In the previous blog we talked about Hinduism, it’s philosophy and the mythological stories that make an impact on us long after having read them. Read the Part 1 of this blog.


The ‘Gondhal’ Story

The philosophy of ‘Hinduism’ is a collection of several theories that discuss the evolution of the state, or of redemption of mankind and the birth of mankind itself. The ‘Gondhali’ community of Maharashtra has a story of how it came into existence, and it all begins in heaven, while man himself on earth was dabbling everyday in sinning and wars, the Gods in heaven were outraged.

Now, who are these Gods? One of the few things common to every story of the Hindu Philosophy, is that there are three paramount forces that maintain the balance of the world. Namely, they are Brahma; the creator, Vishnu; the preserver and Shiva (Shankar); the destroyer. What must be noted is that there are several names for each of these powers and different communities worship them differently and call them different names. Some even, worship one over the other. The never ending Vaishnav and Shiivite conflict is a simple example of how different communities look at the three balancing powers of the universe.

Ofcourse, these powers did not come to exist by themselves, and ofcourse they have a uniting factor. They are all said to be the sons of ‘Maya’. When I asked Mr. Haridas what ‘Maya’ is, he laughed and later added that it takes decades for devoted individuals to know what ‘Maya’ is, and it will take us all eternity to find out what it is. But, simply put, Maya is meant to be the seat of universal strength, and she, yes she is a mother, the mother of the three balancing forces of the universe. Maya later manifests herself as Shiva’s better half, Parvathy.

Narad Muni with Lord Vishnu

The interesting character of Narad plays a very important role in this story, and yes while he is visiting different worlds and keeping the Gods abreast about what is going on, he lets slip to the suffering people on earth the location of the three balancing forces. And the people go the gods begging them for aid and assistance.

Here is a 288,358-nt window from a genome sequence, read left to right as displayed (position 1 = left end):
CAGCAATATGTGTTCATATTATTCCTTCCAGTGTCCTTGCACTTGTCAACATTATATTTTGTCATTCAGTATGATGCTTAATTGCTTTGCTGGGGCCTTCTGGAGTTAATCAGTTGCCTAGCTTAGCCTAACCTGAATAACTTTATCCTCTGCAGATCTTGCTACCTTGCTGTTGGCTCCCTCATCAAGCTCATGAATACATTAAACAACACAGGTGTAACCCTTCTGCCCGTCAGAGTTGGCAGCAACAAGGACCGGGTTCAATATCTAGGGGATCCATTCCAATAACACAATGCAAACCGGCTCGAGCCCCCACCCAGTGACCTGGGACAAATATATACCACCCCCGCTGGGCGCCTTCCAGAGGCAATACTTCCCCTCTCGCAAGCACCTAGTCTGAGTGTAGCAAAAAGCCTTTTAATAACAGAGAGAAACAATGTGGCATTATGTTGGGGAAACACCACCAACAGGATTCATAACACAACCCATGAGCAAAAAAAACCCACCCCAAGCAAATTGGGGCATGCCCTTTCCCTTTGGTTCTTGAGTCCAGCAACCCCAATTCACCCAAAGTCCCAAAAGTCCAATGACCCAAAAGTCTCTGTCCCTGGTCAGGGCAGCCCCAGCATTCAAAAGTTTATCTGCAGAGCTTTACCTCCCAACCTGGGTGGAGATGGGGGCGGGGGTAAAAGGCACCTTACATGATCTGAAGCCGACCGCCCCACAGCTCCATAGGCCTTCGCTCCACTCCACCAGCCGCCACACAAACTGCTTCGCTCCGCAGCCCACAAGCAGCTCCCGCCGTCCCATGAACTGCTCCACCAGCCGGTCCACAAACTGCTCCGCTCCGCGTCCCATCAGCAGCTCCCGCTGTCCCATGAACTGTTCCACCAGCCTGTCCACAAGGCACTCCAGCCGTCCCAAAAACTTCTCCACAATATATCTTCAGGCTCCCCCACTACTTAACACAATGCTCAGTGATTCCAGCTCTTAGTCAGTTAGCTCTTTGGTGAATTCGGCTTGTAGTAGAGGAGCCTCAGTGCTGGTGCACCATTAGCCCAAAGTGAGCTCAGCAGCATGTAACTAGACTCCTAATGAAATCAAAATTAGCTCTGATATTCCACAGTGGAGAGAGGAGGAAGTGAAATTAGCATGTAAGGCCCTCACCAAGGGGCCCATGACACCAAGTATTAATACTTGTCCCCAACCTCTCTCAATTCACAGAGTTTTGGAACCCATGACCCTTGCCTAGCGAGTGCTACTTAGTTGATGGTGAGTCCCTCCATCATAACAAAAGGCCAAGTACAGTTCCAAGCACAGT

Enter Mahishasur, the antagonist of the story, who is wrecking havoc on humanity. The three balancing powers, through an interaction with him get caught up in an ugly deal where he has leverage over them. (The details of which I am not clear about or privy to.) And where do the three boys go running to? Mother, ofcourse! Maya sits and listens patiently to her sons’ problems, and through an incarnation as Durga, kills the asur and hangs his head around her neck, earning her the name ‘Mahishasura Mardini’ or the killer of the demon Mahishasur.

This story of Maya killing Mahishasur is one that appears in several forms among an array of Indian communities. The Bengalis celebrate this victory in their Durga Puja, while the Gujarati’s play dandiya to motivate the Goddess as she fights on, the tambrahms recite the verses of ‘Narayaniyam’ and end the day with a recitation of ‘Ayigiri Nandini’ a supposedly powerful prayer verse that my grandmother supposedly remembers very well.


Read the rest of the story in the next part – The ‘Sambhal’.

Author – Anitha Krishnamurthy

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